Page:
Press Release: American Sociological Association Elects Graduate Center Professor as President
- Press Room
- Press Release: American Sociological Association Elects Graduate Center Professor as President
The American Sociological Association (ASA) has announced that Cynthia Fuchs Epstein, Distinguished Professor of Sociology at The Graduate Center of the City University of New York, was elected the 97th President of the ASA. She will assume office in August of 2005, following a year of service as President-elect.
Election to President is the highest honor ASA members can bestow on a colleague. As President, Epstein will serve as Chair of the ASA Council, which governs the Association and its policies. Lynn Smith-Lovin of Duke University, was elected Vice President.
In 2004, Epstein was honored with the ASA Jessie Bernard award for her pioneering work exploring women’s exclusion from the professions. Among her books are Woman’s Place (1970), Women in Law (1981), and her landmark theoretical work Deceptive Distinctions (1988). Perhaps her most central insight is that since women and men are far more similar than they are different-in terms of both abilities and aspirations-the exclusion of women from equal status in the workplace is without foundation and can only be attributed to inaccurate stereotypic notions of women’s lives, hopes, and abilities.
Appointed Distinguished Professor at The Graduate Center in 1990, Professor Epstein first joined the faculty of Graduate Center’s Ph.D. Program in Sociology in 1975, at which time
she was also on the faculty of CUNY’s Queens College. Among other academic experience, she has been a visiting professor at both the Columbia and Stanford schools of law. She was the recipient of a Guggenheim Fellowship, a fellowship from the Center for Advanced Study in the Behavioral Sciences at Stanford, and has served on several major U.S. government/presidential commissions. She received her B.A. from Antioch College, attended the University of Chicago Law School, has an M.A from the New School for Social Research (now New School University), and received her Ph.D. from Columbia.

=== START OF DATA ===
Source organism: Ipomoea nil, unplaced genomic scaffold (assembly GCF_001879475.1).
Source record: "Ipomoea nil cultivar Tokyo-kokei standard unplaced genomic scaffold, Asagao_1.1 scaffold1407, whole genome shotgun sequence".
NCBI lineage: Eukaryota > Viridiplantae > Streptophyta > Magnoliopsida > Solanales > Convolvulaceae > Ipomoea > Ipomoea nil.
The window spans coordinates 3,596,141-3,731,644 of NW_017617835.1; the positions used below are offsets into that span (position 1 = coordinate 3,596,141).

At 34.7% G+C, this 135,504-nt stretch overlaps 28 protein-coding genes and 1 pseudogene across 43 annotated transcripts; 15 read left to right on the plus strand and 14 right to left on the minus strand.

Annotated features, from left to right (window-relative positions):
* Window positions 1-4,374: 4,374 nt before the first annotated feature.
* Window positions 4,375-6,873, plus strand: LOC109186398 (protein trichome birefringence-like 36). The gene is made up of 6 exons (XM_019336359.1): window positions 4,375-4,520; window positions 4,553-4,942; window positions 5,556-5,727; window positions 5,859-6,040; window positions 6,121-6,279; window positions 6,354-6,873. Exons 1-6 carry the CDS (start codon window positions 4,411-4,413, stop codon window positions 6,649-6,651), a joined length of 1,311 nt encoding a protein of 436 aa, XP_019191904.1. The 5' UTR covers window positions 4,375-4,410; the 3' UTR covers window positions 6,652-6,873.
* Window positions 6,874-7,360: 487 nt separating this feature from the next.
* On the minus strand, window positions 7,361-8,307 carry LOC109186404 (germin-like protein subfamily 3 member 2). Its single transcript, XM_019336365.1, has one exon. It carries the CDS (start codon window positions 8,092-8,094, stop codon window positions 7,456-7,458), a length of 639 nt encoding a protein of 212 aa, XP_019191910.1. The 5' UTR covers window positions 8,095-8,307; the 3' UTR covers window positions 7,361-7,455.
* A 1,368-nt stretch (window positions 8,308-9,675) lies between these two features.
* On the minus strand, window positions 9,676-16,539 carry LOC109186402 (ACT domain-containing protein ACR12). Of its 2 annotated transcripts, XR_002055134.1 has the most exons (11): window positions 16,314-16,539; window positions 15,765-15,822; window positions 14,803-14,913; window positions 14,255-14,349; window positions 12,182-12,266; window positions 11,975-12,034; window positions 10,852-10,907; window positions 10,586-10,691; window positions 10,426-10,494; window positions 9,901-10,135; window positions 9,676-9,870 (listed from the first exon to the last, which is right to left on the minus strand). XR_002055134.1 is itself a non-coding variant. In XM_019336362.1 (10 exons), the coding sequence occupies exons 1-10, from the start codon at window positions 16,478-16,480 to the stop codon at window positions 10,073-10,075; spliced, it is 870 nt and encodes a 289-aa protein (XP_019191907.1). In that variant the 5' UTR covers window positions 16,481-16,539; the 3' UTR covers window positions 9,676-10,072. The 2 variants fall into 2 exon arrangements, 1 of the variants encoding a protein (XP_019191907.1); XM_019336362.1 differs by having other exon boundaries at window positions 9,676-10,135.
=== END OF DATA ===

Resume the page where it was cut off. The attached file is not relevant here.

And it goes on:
The Graduate Center is the doctorate-granting institution of The City University of New York. The only consortium of its kind in the nation, The Graduate Center draws its faculty of more than 1,600 members mainly from the CUNY senior colleges and cultural and scientific institutions throughout New York City.
Established in 1961, The Graduate Center has grown to an enrollment of about 3,900 students in 30 doctoral programs and six master's degree programs in the humanities, social sciences, and sciences. The Graduate Center also houses 28 research centers and institutes, administers the CUNY Baccalaureate Program, and offers a wide range of continuing education and cultural programs of interest to the general public.
According to the most recent National Research Council report, more than a third of The Graduate Center's rated Ph.D. programs rank among the nation's top 20 at public and private institutions, nearly a quarter are among the top ten when compared to publicly supported institutions alone, and more than half are among the top five programs at publicly supported institutions in the northeast.
Submitted on: JUN 1, 2004